“The essence of investment management is the management of risks, not the management of returns.”
Investment risk is something that most investors prefer to avoid, but begrudgingly accept as a preferable choice over not meeting their goals caused by not accepting risk:
• Investors should only take as much risk as is necessary to achieve their financial goals.
• They should not take unnecessary risk simply because they can tolerate the risk.
• Investors should not avoid risks that make sense based on what they want to achieve.
It's important to recognize that for most investors the pain of losing money is stronger than the happiness of making money. What's needed therefore is a clear understanding of the difference between permanent impairment and temporary loss.
“Rule number one: don't lose money, rule number two: don't forget rule number one.”
- Warren Buffet
Is a mandatory attribute to successful wealth management. This discipline requires us to not run from asset classes that are temporarily out of favor, nor to chase asset classes that are “hot”.
At the same time, it's important to recognize fundamental shifts that are taking place in the economy and the world, and to respond to them accordingly. The critical point is to create a Strategic investment plan, one that encompasses all pertinent objectives and then make Tactical adjustments as life events, circumstances and domestic and global conditions warrant.
Good investors put themselves in the position of being able to anticipate and respond, rather than being forced to react. The key component is one of effectively executing these strategic and tactical moves utilizing top investment management firms.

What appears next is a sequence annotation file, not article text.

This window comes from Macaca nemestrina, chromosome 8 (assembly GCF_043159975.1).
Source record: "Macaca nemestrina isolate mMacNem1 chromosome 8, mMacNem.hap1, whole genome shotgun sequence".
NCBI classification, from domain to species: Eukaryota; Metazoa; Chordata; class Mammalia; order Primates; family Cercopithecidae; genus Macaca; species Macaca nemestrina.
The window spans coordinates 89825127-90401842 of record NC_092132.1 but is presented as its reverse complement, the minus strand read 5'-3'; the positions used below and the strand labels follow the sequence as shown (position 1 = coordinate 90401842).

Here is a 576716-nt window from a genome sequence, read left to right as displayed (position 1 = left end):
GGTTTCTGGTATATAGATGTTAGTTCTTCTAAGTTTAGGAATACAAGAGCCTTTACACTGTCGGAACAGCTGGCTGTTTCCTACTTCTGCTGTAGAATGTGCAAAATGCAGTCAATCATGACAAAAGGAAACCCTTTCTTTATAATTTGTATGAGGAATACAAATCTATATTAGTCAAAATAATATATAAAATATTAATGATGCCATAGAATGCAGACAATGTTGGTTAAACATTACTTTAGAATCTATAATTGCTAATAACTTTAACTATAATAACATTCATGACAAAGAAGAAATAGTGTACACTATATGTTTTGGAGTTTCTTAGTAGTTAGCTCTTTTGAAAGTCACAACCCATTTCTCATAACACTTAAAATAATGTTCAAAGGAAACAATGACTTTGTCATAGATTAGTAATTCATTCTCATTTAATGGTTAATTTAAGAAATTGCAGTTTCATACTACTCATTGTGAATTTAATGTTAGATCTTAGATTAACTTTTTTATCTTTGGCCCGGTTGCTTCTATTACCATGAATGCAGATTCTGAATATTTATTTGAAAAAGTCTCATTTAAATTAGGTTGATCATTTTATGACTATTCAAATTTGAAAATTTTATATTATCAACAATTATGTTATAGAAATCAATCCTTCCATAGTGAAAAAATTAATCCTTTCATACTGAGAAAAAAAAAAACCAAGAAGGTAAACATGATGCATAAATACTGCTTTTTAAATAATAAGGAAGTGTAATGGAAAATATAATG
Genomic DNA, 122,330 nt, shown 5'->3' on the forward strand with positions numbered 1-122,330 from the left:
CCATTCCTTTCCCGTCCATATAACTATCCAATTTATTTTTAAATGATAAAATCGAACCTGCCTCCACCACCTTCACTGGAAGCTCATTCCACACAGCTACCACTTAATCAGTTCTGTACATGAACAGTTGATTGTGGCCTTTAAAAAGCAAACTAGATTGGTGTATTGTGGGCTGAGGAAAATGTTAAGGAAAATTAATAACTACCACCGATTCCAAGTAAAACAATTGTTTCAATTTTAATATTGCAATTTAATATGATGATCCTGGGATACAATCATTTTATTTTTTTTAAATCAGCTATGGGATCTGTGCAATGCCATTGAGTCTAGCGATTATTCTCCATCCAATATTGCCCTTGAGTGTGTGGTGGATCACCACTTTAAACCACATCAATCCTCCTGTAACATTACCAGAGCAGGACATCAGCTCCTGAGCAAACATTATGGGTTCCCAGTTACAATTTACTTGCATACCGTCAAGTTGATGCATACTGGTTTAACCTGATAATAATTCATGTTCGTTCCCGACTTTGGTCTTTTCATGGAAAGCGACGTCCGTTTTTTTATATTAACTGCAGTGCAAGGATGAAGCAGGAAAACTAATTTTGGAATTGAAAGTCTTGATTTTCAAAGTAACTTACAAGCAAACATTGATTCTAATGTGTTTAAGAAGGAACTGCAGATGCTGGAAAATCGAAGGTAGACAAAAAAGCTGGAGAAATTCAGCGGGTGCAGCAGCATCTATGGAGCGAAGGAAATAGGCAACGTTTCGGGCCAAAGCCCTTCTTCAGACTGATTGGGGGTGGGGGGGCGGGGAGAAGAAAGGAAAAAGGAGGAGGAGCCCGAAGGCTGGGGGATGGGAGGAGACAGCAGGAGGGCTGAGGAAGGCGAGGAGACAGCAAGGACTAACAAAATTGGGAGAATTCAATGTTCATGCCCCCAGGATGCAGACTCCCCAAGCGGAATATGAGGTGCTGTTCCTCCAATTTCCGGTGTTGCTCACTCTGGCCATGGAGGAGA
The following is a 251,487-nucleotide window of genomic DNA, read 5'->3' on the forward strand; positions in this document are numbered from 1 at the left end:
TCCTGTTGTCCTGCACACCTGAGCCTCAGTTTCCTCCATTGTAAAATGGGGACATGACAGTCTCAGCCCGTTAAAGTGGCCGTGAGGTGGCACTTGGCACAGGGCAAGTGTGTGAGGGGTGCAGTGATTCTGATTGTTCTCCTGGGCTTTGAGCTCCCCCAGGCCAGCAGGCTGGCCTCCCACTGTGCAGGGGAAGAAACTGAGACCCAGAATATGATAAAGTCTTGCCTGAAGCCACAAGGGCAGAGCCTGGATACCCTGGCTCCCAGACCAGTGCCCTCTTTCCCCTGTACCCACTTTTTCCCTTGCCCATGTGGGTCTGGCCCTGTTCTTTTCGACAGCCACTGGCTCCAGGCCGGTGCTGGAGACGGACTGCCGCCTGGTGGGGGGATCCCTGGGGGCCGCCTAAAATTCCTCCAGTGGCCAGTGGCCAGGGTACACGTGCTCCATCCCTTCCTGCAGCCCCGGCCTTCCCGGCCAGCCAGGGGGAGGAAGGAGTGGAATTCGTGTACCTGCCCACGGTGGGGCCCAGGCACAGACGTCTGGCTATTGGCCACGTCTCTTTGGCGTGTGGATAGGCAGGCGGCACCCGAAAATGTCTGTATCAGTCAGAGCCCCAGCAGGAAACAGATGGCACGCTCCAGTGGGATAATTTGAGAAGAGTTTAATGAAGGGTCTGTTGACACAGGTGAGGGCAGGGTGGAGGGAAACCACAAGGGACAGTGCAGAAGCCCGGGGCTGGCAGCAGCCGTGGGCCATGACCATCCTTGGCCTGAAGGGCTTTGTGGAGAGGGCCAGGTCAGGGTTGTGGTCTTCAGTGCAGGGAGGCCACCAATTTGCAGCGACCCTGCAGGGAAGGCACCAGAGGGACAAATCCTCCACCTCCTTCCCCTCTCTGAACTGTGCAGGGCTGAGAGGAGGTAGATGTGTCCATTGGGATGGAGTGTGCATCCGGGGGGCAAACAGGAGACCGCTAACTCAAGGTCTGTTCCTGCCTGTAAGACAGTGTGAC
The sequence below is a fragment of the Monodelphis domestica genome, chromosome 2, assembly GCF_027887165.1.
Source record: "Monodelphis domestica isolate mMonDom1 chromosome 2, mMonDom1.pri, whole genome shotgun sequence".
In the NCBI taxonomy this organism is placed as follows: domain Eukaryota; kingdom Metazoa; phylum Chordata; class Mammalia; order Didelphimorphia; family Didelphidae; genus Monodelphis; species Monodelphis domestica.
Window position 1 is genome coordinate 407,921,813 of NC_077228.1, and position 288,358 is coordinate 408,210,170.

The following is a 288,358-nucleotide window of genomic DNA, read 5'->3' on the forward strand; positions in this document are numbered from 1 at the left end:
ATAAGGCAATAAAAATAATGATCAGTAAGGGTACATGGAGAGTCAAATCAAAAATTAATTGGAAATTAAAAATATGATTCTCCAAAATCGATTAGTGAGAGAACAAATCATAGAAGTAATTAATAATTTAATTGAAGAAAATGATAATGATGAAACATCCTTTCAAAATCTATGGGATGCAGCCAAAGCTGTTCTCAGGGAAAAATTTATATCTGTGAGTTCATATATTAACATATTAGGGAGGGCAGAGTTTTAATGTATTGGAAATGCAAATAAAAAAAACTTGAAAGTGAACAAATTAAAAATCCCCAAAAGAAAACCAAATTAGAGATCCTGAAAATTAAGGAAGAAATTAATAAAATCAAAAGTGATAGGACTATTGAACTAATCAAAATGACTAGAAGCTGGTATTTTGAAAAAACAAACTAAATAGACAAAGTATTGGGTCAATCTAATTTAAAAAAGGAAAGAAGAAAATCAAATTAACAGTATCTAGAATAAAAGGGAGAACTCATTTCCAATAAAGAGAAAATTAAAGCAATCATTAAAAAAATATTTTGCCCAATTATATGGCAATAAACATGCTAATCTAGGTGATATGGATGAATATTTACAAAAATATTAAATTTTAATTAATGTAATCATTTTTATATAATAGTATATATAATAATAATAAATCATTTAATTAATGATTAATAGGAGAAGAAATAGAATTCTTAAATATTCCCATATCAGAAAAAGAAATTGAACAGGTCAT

Our primary role as a Financial Adviser is to help my clients develop realistic expectations – based on their personal goals and objectives. Once expectations are properly set, we can then focus on helping manage their behavior as investors. How investors react to unanticipated events is critical to their long term success.
Investor behavior is a more important determinant of success than investment performance.
Lack of clear Investment Policy Statement (IPS)
Investments mismatched with objectives
Inappropriate level of risk (too much or too little)
Lack of diversification
Under performing investments or managers
Manager style drift of conversely, style rigidity
Overlapping investments or management styles
Lack of tax management (tax inefficiency)
Excessive expenses or trading activity
Lack of monitoring, adjusting or rebalancing
Unclear or untimely reporting
Lack of communication, service and accountability
(Rate your current Relationship or Yourself)
Ability - The capability of the individual responsible for decisions
Time - The amount of time available or devoted to management
Interest - How much do you/your adviser care? (Enjoy?)
Incentive - Is your advisers incentive sufficient and fair? Is your incentive strong enough?
Assets (Current and Future)
Income Sources and Expenses
Determine Risk Tolerance (Financial and Psychological)
Current and Future Income and Capital Needs
Review Estate Planning Issues and Alternatives
Determine Necessary Return Parameters (Targets)
Achieve Objectives with Least Amount of Risk: Portfolio Efficiency
Asset Allocation Modeling
Develop Written Investment Policy Statement (IPS)
Diversify Adequately within Major Asset Classes and Sub Styles
Equity - Market Segment and Management Style
Fixed Income - Diversify by Style, Duration (Maturity), Quality
Perform Manager Search and Selection Process
Insurance Strategy is Achieving the Stated Objectives
Insure Individual Investments are Performing to Expectation
Measure and Evaluate Portfolio Performance versus Indexes and Peer Group
Review Stated Objectives
Evaluate Market Conditions
Make Adjustments to Portfolio/Strategy if Warranted to Reflect Changes in the Market Environment or Client Circumstances
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